|Mr. Rogers' wisdom is still relevant today.|
We all heard about the explosions during the Boston marathon, how people were hurt, and the resulting buzz. It's a tragedy. The bad guys have had the largest victory, and even if we catch them, we can't undo what they have done.
The bombings were unexpected, and that's one thing that makes the entire event so bitter. How many people knew that 9/11 would happen on that day in that way besides the perpetrators? How many people knew that the Newtown shooting would happen?
That's the thing. We didn't. We expected that it would just be like any other day. I did, until I sat in front of the computer when I should've been doing my homework, got on Twitter, saw that "Boston Marathon" was trending, knew something big happened, and then got into the tweets...
Like with the Newtown shooting, I hoped that no one died, but like the Newtown shooting people did died. Not as much as Newtown, but when you throw in the severe injuries (people lost their legs!) and the fact that it was in public and got caught on camera, you can't really rank it.
What's striking about the aftermath was how the Internet exploded. My Twitter feed turned into mostly Boston Marathon-related tweets, juxtapositioned with automated promotion (although I wasn't promoting my own stuff, I pushed back Buffer tweets to the next day). It further shows how the Internet has radically changed our society. It has changed what we do in the face of tragedy. We don't just gaze at the TV, waiting for updates. We try to contribute. We communicate news with others, we link to useful sites, and we cope.
If there's one silver lining in this entire event, it's that it showed that people helped. When the bombs went off, the most practical thing for most people who weren't medics would've been to get out of the area. However, some people ran to the site of the explosions to help those hurt. Some went to the blood bank. Some provided food and comfort. Businesses freely lent their services.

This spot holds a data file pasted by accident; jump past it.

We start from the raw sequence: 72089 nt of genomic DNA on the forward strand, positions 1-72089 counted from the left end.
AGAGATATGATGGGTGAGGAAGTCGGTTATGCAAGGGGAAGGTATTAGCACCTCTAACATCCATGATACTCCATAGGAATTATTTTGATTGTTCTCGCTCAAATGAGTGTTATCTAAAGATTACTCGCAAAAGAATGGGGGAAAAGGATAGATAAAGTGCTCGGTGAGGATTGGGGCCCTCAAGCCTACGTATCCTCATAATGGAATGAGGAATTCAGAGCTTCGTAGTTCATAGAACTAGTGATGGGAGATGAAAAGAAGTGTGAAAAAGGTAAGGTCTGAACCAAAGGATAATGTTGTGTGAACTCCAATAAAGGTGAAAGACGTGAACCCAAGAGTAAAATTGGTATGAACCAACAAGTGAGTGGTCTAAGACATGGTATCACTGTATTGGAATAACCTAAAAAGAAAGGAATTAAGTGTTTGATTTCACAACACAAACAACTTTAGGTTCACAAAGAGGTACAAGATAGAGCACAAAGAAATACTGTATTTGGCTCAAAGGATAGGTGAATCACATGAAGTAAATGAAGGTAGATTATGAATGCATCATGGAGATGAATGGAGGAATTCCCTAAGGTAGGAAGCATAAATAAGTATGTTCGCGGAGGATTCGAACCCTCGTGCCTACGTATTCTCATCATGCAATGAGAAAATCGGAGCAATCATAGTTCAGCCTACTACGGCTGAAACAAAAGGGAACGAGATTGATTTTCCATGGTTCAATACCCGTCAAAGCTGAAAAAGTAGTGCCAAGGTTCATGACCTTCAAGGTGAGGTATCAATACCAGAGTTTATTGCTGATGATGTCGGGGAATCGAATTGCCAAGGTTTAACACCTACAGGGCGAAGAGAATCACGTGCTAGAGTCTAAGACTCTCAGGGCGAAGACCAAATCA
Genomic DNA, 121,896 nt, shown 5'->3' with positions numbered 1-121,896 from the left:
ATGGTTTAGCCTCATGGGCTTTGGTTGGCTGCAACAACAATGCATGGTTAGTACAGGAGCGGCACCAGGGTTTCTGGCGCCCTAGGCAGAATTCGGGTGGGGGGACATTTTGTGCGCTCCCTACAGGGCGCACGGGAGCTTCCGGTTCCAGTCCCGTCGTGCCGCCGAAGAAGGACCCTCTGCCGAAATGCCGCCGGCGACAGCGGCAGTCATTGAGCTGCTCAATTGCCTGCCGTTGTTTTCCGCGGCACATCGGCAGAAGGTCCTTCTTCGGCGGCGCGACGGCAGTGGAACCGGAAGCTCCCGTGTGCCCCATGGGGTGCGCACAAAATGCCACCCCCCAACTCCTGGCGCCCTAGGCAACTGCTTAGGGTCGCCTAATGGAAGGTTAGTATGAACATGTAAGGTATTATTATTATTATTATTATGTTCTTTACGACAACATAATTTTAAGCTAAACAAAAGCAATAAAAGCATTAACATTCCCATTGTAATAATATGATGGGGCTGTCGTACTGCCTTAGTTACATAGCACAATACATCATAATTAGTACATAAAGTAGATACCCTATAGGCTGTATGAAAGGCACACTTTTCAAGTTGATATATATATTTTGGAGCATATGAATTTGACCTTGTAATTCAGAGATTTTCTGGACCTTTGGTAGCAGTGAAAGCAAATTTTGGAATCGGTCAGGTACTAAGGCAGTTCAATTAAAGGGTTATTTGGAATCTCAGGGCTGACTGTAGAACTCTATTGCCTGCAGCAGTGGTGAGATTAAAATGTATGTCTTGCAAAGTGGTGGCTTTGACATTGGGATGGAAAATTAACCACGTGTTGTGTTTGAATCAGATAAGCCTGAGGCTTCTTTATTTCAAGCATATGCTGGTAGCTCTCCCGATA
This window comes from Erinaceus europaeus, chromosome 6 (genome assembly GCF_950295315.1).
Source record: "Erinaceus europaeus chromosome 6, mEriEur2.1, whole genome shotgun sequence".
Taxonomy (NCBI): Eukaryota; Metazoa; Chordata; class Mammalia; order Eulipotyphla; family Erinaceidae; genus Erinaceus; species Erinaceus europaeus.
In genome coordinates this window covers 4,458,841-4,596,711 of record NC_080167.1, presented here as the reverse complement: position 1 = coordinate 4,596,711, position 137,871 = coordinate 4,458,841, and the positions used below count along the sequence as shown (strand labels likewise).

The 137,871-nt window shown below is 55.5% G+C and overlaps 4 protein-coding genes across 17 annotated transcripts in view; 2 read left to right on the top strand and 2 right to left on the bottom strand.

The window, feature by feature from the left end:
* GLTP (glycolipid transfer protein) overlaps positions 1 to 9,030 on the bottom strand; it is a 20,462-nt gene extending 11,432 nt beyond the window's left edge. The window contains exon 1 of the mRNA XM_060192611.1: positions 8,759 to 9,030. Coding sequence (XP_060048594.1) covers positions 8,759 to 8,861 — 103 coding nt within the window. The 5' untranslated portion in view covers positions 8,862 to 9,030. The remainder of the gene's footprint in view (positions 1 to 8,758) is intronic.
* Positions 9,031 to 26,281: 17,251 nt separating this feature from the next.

Many people refused to be apathetic bystanders. Many people saved lives and helped others cope with the emotional shock that came with the incident. This shows that again and again, people help each other in the face of tragedy, and that's one reason why humanity has hope.
Now that's out of the way...
Now for the lighter stuff.
My first YA Confidential post is up! Please check it out and give your thoughts on the issue of social media, and people's role in terms of handling the new benefits and problems that come with it. Also, check out today's YA Confidential post. I'm one of the teens who contributed to it. Try guessing which words were mine.
Also, the Eighth TV Tropes Writing Contest is up-and-running! The theme is using the two lines provided as the first line and the last line. I signed up as a judge, but if I manage to write a story, I might switch.
Lastly, I suggest you watch the music video for "Can't Hold Us" by Macklemore and Ryan Lewis, the musical equivalent of self-published authors that made it. They made this music video while travelling all around the world, and the extended version made for this is awesome.
Weekly Round-up: 4/19/13[Since I'm focusing on other things, I'll just withhold the commentary for now.]
- DIY MFA: 5 Writing Lessons I Learned from Being an Editor:
- Steamed: Steamgyptianpunk:
- The Other Side of the Story: Do We Expect Too Much Realism in Our Stories?:
- YA Highway: Field Trip Friday: April 12, 2013:
- Rich in Color: Four Tips for Diversity in Fantasy:
- Ana Mardoll's Ramblings: Elementary: Pilot Perfection:
- Creative Writing with the Crimson League: The Biggest Minor Inconveniences of Independent Publishing:
- Jeff Goins: Just Write Something:
- Ana Mardoll's Ramblings: Thing of the Day: Rachel Rostad on Cho Chang:
- Blood-Red Pencil: Starving Artists:
- Courage 2 Create: How To Finish Your Best Writing Day Ever:
- Writers in the Storm: Cohorts, Henchmen, Villains and Red Shirts: The Care and Feeding of Secondary Characters:
- Veronica Sicoe: Utopia and Dystopia – The Many Faces of The Future:
- Word for Teens: Alpha-male syndrome & YA lit.:
- Mystery Writing is Murder: Keeping the Murderer Secret until the End:
- The Kill Zone: When Titles Go Bad:
- Writerland: How to Avoid Becoming a Self-Publishing Failure:
- Kristen Lamb: Boston Marathon Bombing Reveals the Best in People and a Dark Side to Twitter:
- Pub Crawl: When Characters Age in a Series:
- AndiLit: I Miss the Rasp of Paper:
- QueryTracker.net: Five Dialogue Dilemmas to Avoid:
- Terribleminds: "When Can I Use Work By Another Artist?:
- Mystery Writing is Murder: Why Some Traditionally Published Writers Aren’t Self-Publishing:
- The League of Extraordinary Writers: 4 Things to Consider When Ending the World:
- Writer Unboxed: Flog a Pro: 50 Shades of Grey by E L James:
- Kristen Lamb: Little Darlings & Why They Must Die…for REAL:
Have a nice weekend!